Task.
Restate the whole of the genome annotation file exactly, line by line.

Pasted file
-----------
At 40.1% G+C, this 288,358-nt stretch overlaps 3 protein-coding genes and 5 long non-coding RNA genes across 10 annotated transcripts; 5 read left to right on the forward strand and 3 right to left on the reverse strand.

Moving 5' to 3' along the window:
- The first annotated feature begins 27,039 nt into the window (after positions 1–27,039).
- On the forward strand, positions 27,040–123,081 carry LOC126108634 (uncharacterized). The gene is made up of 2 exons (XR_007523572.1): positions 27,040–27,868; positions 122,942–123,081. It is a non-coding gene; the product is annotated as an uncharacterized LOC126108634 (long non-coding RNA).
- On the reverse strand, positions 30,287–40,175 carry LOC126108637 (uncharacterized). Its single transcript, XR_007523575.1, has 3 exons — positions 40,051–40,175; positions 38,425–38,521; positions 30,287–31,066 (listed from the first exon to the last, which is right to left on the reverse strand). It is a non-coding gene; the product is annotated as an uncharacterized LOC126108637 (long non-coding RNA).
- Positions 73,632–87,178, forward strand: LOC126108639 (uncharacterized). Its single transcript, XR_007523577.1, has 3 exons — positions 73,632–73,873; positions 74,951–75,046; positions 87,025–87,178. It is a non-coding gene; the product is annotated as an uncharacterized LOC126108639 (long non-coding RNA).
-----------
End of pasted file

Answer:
At 40.1% G+C, this 288,358-nt stretch overlaps 3 protein-coding genes and 5 long non-coding RNA genes across 10 annotated transcripts; 5 read left to right on the forward strand and 3 right to left on the reverse strand.

Moving 5' to 3' along the window:
- The first annotated feature begins 27,039 nt into the window (after positions 1–27,039).
- On the forward strand, positions 27,040–123,081 carry LOC126108634 (uncharacterized). The gene is made up of 2 exons (XR_007523572.1): positions 27,040–27,868; positions 122,942–123,081. It is a non-coding gene; the product is annotated as an uncharacterized LOC126108634 (long non-coding RNA).
- On the reverse strand, positions 30,287–40,175 carry LOC126108637 (uncharacterized). Its single transcript, XR_007523575.1, has 3 exons — positions 40,051–40,175; positions 38,425–38,521; positions 30,287–31,066 (listed from the first exon to the last, which is right to left on the reverse strand). It is a non-coding gene; the product is annotated as an uncharacterized LOC126108637 (long non-coding RNA).
- Positions 73,632–87,178, forward strand: LOC126108639 (uncharacterized). Its single transcript, XR_007523577.1, has 3 exons — positions 73,632–73,873; positions 74,951–75,046; positions 87,025–87,178. It is a non-coding gene; the product is annotated as an uncharacterized LOC126108639 (long non-coding RNA).